Art/ Collection/ Art Object

Saint Maurice

Lucas Cranach the Elder and Workshop (German, Kronach 1472–1553 Weimar)
ca. 1520–25
Oil on linden
54 x 15 1/2 in. (137.2 x 39.4 cm)
Credit Line:
Bequest of Eva F. Kollsman, 2005
Accession Number:
On view at The Met Fifth Avenue in Gallery 643
Originally the wing of an altarpiece, this panel represents Maurice, the Roman legion commander martyred for refusing to slaughter Christians. It was likely commissioned by Cardinal Albrecht of Brandenburg (1490–1545), the most powerful prelate in the Holy Roman Empire, who established the collegiate church at Halle as a showplace for his art patronage and his collection of over 8,200 relics. Cranach’s painting reproduces one of the church’s treasures, a life-size reliquary statue of Saint Maurice in a gold-trimmed suit of silver armor. The collar of the Golden Fleece and the imperial eagle on the banner are references to the reigning emperor, Charles V.
According to the oldest known version of the story, the Passio acaunensium martyrum (The Passion of the Martyrs of Agaunum), dating to about 450 and based on the writings of Eucherius, bishop of Lyons, Maurice commanded a Roman legion in Thebes, which was an early Christian territory. When he and his African soldiers were ordered by Emperor Maximian to persecute the Christians in Gaul, they refused and were martyred near Agaunum (present-day Saint-Maurice-en-Valais) on September 22 in 280 or 300. The cult of Saint Maurice, most widespread in the Late Middle Ages, was first associated with the royal house of Burgundy and thereafter with Saxon and Ottonian kings. One of the main centers for the veneration of Saint Maurice was the archdiocese of Magdeburg, particularly the eastern German city of Halle, where as early as 1184, an Augustinian convent and monastic school were founded and dedicated to him. From 1484 to 1503, during the rule of Archbishop Ernst of Wettin, the Moritzburg—the seat of the ruler—was built in Halle. Ernst was among the most notable art patrons of the period, surpassed only by his successor, Albrecht of Brandenburg.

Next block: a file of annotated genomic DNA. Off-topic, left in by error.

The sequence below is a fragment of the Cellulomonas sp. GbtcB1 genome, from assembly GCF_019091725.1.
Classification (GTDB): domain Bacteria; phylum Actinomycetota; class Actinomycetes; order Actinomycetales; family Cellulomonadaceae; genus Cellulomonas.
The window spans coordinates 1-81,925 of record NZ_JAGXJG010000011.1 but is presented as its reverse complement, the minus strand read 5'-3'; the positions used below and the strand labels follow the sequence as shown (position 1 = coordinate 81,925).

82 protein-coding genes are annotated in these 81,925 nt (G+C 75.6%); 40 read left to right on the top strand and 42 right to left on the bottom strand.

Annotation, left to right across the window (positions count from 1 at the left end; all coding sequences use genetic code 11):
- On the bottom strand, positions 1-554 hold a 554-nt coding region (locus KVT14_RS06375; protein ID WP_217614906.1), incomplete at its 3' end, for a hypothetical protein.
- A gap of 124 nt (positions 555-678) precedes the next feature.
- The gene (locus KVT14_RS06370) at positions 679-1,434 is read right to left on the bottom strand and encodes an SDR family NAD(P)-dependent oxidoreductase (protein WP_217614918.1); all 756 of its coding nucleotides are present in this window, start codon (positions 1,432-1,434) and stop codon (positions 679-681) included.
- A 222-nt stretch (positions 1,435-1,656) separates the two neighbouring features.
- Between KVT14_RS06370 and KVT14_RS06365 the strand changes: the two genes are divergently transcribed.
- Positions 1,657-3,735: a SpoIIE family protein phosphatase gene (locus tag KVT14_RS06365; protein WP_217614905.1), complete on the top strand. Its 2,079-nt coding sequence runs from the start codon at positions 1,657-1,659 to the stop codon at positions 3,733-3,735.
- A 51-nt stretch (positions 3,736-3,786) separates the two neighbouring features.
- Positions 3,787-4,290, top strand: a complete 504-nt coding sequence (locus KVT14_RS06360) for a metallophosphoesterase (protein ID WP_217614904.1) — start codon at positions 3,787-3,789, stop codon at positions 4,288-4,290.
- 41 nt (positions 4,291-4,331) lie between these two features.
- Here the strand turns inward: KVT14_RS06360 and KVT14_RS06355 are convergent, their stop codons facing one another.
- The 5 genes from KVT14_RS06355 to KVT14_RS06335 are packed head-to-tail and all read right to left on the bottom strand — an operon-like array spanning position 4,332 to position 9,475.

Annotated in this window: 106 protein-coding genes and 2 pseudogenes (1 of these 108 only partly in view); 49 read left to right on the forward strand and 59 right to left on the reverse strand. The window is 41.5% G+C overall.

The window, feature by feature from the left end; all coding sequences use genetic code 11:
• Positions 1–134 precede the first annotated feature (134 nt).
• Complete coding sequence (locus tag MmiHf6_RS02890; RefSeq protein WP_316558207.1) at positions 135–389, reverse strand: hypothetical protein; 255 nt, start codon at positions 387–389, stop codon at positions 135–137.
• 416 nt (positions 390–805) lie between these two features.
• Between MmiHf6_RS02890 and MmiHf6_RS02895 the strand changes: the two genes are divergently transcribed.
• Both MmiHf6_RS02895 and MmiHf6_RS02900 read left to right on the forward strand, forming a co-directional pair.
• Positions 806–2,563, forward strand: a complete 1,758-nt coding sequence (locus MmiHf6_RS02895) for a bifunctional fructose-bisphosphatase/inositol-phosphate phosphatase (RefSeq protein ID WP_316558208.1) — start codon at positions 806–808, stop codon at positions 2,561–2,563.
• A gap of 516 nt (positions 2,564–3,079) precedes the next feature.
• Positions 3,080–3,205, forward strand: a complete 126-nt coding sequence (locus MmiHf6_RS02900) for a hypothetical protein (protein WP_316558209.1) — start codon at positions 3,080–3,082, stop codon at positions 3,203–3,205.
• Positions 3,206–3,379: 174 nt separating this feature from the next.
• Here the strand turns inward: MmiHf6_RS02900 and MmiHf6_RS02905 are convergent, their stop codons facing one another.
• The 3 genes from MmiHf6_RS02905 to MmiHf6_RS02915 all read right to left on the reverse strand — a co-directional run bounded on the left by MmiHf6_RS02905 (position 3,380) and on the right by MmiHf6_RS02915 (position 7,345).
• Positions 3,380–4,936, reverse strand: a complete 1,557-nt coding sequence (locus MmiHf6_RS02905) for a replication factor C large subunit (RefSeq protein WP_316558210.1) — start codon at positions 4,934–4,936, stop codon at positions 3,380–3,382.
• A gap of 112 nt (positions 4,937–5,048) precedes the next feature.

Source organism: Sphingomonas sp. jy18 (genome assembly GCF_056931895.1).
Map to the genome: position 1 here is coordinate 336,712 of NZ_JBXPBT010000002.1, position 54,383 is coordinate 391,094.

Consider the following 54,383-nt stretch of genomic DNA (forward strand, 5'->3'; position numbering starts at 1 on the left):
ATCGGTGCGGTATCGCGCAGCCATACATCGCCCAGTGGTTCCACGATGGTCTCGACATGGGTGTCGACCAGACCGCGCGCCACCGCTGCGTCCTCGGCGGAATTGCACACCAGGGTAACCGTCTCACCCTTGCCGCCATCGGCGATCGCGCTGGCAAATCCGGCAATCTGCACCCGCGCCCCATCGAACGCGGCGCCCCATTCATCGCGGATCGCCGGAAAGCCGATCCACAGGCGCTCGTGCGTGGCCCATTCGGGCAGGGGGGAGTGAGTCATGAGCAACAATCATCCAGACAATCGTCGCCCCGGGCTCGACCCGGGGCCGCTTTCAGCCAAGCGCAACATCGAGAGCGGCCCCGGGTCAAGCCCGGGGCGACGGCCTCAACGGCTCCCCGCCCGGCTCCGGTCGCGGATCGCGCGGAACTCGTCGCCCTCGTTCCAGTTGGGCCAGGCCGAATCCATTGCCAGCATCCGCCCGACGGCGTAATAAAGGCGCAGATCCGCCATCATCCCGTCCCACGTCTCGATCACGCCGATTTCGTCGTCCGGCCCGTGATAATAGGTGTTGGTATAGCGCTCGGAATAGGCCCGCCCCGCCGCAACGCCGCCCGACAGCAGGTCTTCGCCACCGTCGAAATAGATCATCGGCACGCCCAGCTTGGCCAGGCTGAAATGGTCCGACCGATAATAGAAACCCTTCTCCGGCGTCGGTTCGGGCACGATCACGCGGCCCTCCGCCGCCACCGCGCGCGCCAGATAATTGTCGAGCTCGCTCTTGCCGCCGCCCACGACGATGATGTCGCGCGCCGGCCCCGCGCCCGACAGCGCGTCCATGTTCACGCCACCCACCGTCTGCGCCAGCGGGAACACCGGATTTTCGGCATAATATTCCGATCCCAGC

The youngest son of a family of Wettin and Habsburg descent, Albrecht was elected archbishop of Magdeburg and bishop of Halberstadt in 1513. He quickly rose in the church hierarchy, and in 1518 he was made cardinal and succeeded as high chancellor primate, becoming one of the most influential and wealthy individuals within the Holy Roman Empire. Albrecht made the Moritzburg his main residence and endowed the Dominican church nearby with special privileges upon its dedication in 1523 as the Neues Stift (New Foundation). The church, with Saints Maurice, Erasmus, and Mary Magdalen as its patrons, became Albrecht's showplace. From 1520 to 1525, he commissioned sixteen altarpieces from Lucas Crananch and his workshop; these exist today only in fragmentary state, although their original placement is known from a detailed inventory.

The Neues Stift also housed the most important collection of relics in northern Europe, which had been initiated by Ernst of Wettin. The first inventory of the collection appeared in 1520; in 1526–27, a second inventory, called the Liber ostensionis and generally known as the Halle Heiltumsbuch (Halle Book of Relics), was produced for Albrecht's personal use. It described 353 reliquaries, all but three of which were illustrated (probably by a Cranach pupil). Approximately seventeen of the images in the Hallesches Heiltumsbuch depict Saint Maurice and the relics associated with him. The most important of these was a lifesize silver reliquary statue produced about 1520–21, the designer of which remains unknown. This work was the prototype for the Museum's painting and for another that forms the left wing of a 1529 polyptych attributed to Simon Franck (Marktkirche, Halle).